There wasn’t much decorum, and there wasn’t much debate. But it’s wider than that.
As Derek Bateman, the Beeb’s newly feral journalist puts it (‘We Love you You Bastards’):
It is a statement – by all the main Unionists – that Scotland has no stake in the UK. We have, according to them, contributed nothing to the pound, made no impact on the UK’s finances, the reserves and fiscal policy and as a result deserve nothing out of it. Is it £300 or £400 billions in oil revenues and they count for nothing. How much in corporation tax from Royal Bank alone over the years? We have been taken for a ride, if they are right. What they are saying is that Britain belongs to them, lock, stock and barrel and more fool the Scots for thinking they were really partners.
It is difficult to see how they can pretend now to love Scotland with more melancholic sub-Wordsworth fancies when they unite behind vindictive John Bull obduracy. Even at risk to their own interests they will resist the economic logic.
This is Better Together gone all Miley Cyrus. A potential wrecking ball to the economies north and south of the border, and several consequences become clear:
1. The ‘there will be no ‘pre-negotiations’ line, now looks to have been abandoned.
2. The co-ordination and unity between the three parties is now explicit and undeniable as moves become more and more desperate. The idea of ‘two campaigns’ is left looking increasingly stupid. It’s really just the Better Together campaign and Gordon Brown’s side-project.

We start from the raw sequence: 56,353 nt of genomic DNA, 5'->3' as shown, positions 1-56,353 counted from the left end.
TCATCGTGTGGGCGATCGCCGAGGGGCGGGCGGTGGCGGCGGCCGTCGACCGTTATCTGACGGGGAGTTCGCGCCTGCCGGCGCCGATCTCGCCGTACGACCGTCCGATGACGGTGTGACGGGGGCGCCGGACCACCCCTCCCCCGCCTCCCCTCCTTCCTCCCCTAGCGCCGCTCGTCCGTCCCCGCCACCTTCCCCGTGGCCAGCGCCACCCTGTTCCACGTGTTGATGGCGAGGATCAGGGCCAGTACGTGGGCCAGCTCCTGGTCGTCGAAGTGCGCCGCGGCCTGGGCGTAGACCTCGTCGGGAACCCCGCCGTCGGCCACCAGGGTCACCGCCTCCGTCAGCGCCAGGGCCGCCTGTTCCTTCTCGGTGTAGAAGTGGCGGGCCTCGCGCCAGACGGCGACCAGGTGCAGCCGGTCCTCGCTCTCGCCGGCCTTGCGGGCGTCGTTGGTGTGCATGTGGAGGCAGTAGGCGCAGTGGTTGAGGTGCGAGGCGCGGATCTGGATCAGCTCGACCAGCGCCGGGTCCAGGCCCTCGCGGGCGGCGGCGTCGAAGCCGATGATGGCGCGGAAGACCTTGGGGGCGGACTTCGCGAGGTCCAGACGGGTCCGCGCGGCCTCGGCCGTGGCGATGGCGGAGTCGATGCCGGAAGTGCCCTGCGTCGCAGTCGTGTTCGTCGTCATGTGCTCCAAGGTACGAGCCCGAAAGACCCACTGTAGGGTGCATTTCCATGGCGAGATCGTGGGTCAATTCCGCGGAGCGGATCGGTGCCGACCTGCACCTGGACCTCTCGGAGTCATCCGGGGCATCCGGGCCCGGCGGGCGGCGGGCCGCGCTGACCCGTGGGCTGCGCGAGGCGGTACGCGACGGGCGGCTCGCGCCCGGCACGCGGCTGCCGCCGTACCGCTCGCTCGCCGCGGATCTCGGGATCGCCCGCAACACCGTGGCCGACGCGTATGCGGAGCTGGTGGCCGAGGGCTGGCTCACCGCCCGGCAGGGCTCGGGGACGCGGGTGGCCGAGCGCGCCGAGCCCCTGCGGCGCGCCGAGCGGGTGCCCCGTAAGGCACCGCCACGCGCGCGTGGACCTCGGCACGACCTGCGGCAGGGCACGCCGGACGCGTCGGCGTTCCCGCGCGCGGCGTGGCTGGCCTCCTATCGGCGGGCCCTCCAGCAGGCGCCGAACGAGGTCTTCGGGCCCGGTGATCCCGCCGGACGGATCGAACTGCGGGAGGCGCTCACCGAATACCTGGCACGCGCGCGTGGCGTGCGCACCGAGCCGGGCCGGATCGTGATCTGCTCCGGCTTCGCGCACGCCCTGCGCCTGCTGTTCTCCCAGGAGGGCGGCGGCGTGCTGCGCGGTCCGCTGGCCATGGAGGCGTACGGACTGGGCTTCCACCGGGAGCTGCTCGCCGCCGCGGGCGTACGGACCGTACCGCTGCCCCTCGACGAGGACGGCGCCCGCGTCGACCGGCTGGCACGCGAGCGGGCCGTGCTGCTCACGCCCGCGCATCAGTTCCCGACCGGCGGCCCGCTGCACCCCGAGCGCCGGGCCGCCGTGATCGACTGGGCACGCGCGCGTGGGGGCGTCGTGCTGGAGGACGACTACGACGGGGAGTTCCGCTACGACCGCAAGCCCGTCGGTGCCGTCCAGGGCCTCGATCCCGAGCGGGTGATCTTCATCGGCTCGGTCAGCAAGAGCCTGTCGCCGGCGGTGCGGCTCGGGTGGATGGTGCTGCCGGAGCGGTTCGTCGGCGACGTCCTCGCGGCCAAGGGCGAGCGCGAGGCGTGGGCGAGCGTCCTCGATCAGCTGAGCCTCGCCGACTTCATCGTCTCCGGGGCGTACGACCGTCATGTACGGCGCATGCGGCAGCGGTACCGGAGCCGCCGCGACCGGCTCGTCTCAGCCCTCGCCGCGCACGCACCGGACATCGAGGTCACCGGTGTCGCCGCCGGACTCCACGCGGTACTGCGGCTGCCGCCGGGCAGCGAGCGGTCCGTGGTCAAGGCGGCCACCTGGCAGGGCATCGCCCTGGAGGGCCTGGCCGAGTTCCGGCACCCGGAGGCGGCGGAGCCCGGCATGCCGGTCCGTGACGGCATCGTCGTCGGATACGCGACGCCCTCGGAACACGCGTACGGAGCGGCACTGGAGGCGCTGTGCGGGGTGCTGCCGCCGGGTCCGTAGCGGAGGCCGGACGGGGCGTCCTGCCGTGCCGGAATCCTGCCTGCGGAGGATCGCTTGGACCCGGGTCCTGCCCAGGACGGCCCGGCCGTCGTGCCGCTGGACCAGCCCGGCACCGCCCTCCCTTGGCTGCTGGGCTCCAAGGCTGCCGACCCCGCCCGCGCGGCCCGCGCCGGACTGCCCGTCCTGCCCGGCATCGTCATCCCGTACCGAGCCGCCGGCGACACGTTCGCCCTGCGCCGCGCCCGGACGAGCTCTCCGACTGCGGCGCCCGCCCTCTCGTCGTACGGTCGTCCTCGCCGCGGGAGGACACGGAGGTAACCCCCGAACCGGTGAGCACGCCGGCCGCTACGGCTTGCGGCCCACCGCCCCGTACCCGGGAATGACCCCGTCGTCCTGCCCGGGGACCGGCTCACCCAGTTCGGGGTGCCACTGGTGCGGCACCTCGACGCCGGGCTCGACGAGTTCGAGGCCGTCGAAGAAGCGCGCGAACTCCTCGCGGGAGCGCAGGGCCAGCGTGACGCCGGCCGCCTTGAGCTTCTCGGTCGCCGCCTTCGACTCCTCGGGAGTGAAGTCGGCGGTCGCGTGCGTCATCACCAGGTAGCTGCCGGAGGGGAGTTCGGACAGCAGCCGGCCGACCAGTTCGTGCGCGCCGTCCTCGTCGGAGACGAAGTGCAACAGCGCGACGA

3. As a moment to decide to ramp-up the debate it’s badly chosen. In a few weeks both Cameron and Salmond will be a few miles away near Aberdeen. The pressure to meet and debate will become irresistible.
4. It will require some quite nifty footwork from Alistair’s Carmichael and Darling to explain away their on the record statements on the currency. They are both bound as one and separated by what they have said.
There is a possibility that this all stems for last months announcement from the Treasury that all the debt belongs legally to the rUK Treasury. Perhaps they realised too late that we can’t default on debt that’s not legally ours. Maybe that was just a terrible tactical mistake they re now rushing to patch-up?
This is being spun as a terrible blow to the Yes campaign and the indy movement and I have seen sombre and dread uttered by several indy commentators. That’s not how I see it at all. We should be asking ourselves instead: what on earth do people in Scotland make of these politicians threatening the Scots by denying them access to their own currency? At some point there will have to be a reckoning for the lies, distortions, culture of threats and intimidation carried out by these people.
If we are being told that Scotland has no stake in the UK that’s a powerful and clear message. If we have to think more deeply about how we run our economy and our currency systems, given the chaos of neo liberal deregulated Britain, that can only be a good thing.